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AL East Spring Training preview
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02/04/2003 10:15 pm ET 
AL East Spring Training preview
 

Shortstop Chris Woodward may have to fend off an unexpected challenge from all-world glove man Mike Bordick in Toronto. (Kevin Frayer/AP)
They don't make Evil Empires the way they used to. Or, Luke Skywalker has been hitting the weight room. Either way, the gap between the division's Godzillas isn't as dramatic as the offseason Boston Teed Off Party would have you believe.

In running off their last four consecutive AL East titles, the Yankees have been a cumulative 30 games up on the Red Sox, a bridgeable average gap of 7 1/2 games. Whether that bridge will be crossed in 2003 depends on Boston's stream of low-key changes proving to be more influential than the Bombers' headlining international geysers.

One thing for sure: It remains the Tango Division. Two on the dance floor, the others still waiting to cut in.

Favorite


New York Yankees
Now the Angels made them angry. So a club that already tied for the most wins in the Majors rolled up its sleeves and reloaded. On all cylinders, it could be a six-month warmup for October. But an aging rotation and keep-your-fingers-crossed bullpen makes them vulnerable.

Biggest ST challenge: Avoiding any international incidents while keeping the Japanese media at bay.

Best position battles: In right field, Raul Mondesi tries to prevail over his diminishing skills and reputation. Otherwise, Joe Torre's main task is refining his new bullpen's pecking order.

Spring outlook: Challenging. Must settle on starting five early to give them enough preseason innings.

Projected regular season finish: First place, without mercy. This time, it's personal.

Challenger


Boston Red Sox
The Fens didn't back up the truck, only a convoy of dollies. The Opening Day roster could include a dozen fresh faces, supporting actors to the still solid core cast. Appear to be serious about the closer-by-committee approach, but they'd better at least isolate a chairman.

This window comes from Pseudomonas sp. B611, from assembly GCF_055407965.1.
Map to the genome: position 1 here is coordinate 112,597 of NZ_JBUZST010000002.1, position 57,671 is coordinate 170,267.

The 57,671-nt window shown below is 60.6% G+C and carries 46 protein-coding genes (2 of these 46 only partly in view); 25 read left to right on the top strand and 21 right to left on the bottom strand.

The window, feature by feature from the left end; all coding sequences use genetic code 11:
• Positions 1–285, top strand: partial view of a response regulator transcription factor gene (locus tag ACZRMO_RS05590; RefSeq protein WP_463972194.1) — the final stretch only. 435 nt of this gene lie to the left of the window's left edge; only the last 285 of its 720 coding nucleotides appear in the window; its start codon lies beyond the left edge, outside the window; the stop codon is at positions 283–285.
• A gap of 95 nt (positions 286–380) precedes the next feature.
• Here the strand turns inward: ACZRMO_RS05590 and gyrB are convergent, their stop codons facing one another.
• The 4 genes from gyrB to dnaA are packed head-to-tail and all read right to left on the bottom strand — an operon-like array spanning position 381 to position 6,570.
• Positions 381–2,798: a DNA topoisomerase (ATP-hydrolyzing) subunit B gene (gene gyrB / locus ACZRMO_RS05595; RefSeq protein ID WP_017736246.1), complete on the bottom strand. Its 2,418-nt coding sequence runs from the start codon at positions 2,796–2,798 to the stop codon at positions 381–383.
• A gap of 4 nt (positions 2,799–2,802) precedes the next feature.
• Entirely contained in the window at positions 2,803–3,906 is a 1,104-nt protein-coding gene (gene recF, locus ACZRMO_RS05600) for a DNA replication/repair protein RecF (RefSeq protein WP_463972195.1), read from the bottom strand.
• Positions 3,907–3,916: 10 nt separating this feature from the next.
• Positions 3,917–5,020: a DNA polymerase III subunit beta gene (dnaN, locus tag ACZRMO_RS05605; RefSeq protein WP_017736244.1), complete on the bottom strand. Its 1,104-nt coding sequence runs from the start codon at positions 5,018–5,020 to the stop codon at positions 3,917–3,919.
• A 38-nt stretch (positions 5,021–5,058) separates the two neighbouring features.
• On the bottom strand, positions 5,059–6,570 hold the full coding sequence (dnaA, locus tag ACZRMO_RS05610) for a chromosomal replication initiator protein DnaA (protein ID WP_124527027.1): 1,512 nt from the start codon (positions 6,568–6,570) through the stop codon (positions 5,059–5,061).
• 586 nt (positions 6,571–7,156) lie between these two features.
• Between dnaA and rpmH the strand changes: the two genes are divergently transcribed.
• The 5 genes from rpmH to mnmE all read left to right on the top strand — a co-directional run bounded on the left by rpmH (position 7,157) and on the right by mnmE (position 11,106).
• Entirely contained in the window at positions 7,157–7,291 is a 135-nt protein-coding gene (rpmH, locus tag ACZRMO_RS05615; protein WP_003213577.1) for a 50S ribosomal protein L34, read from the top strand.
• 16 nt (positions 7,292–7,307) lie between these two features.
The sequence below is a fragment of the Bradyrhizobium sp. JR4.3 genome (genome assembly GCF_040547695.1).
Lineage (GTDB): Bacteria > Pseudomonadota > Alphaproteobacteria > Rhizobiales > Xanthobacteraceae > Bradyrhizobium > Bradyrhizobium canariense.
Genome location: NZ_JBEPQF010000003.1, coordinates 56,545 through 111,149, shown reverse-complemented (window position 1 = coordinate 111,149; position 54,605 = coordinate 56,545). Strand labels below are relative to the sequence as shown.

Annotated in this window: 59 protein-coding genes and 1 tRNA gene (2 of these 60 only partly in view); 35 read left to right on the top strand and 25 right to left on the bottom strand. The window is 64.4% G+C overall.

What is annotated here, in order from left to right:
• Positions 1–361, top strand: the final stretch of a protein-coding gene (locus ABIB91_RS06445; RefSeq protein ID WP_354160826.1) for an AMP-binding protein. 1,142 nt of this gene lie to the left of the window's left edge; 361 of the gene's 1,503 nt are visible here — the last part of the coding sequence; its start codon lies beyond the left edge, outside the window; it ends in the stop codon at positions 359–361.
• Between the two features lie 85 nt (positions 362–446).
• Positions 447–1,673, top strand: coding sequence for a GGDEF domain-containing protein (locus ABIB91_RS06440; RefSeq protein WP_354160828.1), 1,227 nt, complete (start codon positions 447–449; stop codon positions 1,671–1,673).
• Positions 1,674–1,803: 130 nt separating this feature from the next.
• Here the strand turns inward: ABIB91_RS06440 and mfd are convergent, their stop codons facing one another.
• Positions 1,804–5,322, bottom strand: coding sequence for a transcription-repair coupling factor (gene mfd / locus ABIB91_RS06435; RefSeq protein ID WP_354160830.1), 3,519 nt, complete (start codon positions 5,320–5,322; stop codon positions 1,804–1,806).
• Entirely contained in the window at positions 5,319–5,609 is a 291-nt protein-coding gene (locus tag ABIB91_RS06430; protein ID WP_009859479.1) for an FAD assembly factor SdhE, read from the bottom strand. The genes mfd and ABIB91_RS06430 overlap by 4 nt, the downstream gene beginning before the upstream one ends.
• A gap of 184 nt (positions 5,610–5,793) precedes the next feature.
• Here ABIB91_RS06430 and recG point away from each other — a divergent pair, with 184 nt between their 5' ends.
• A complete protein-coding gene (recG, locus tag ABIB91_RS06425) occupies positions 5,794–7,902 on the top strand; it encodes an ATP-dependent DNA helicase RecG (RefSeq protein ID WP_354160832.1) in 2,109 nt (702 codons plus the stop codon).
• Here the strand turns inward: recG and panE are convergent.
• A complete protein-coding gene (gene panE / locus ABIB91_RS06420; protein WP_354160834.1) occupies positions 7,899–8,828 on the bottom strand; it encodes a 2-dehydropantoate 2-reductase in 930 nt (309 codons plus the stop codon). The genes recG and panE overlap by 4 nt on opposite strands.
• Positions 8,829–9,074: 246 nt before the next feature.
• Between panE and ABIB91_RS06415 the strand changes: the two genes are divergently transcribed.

Biggest ST challenge: Developing the confidence to match their talent.

Best position battles: At the corners of the infield. If Shea Hillenbrand remains in uniform, he'll have to fight off newcomer Bill Mueller to remain at third base. Across the diamond, Jeremy Giambi and David Ortiz will compete for the right to look brilliant after Tony Clark.

complete coverage: spring training 2003

Spring outlook: A lot calmer than a year ago, when new ownership and management took over in midstream.

Projected regular season finish: Second place, and an easy Wild Card berth.

Darkhorse


Toronto Blue Jays
More like a grayhorse. If they don't concern the frontrunners, they should. After a 44-32 second-half record (topped by only the AL's playoff quartet), addressed every area and have a backlog of promising youngsters in case they need to go to Plan B.

Biggest ST challenge: Choosing an Opening Day starter, very carefully. The last two (Esteban Loaiza and Chris Carpenter) quickly unraveled so, Roy Halladay, you've been warned.

Best position battles: Ken Huckaby and Tom Wilson were virtual clones of each other while splitting catching duties last season; shortstop Chris Woodward may have to fend off an unexpected challenge from all-world glove man Mike Bordick.

Spring outlook: A lot of work, to get off the bubble.

Projected regular season finish: Third place.

Maybe next year


Tampa Bay Devil Rays
Lou Piniella proved you can go home again, but can he win again? This is familiar territory for him in other ways, too: In 1990, he took over the 75-87 Reds and led them to a World Series title; in 1993, he took over the 64-98 Mariners and turned them into an 82-80 winner. All the focus on Sweet Lou will allow the young Rays to develop in peace.

Biggest ST challenge: Retooling the rotation; let go 88 starts (Tanyon Sturtze, Paul Wilson, Wilson Alvarez).

Best position battles: Camp-wide, but most compelling is 21-year-old Rocco Baldelli's fight to prove he's ready to replace All-Star Randy Winn in center.

Spring outlook: More Lou, 24/7.

Projected regular season finish: Fourth place, enough to validate the Piniella transaction.

Baltimore Orioles
Shared the Red Sox's frustration in being rebuffed by every high-profile player they sought, but do not share the BoSox's talent base. Not even the '59 White Sox Hitless Wonders or the Koufax-Drysdale Dodgers could win with this offense -- and the Orioles' pitching is a few arms shy of that level.

Biggest ST challenge: Getting David Segui back on track.

Best position battles: Marty Cordova, Melvin Mora and Chris Richard fight it out in left.

Spring outlook: Opportunistic; there are a lot of jobs to be won here.

Projected regular season finish: Last place.

Fearless predictions


1) Roger Clemens wins his 300th game by Memorial Day, then George Steinbrenner persuades him to retire immediately and dramatically -- and turn over his spot in the rotation to Jose Contreras, who has been lighting it up out of the bullpen.

2) The Red Sox and Yankees, feasting on the NL Central in Interleague play, will both win 100-plus games.

3) The shortstop turned away by the Mets will stabilize Tampa Bay's young infield, and by June they'll be known as the Devil Reys.

Tom Singer is a reporter for MLB.com. This story was not subject to the approval of Major League Baseball or its clubs.



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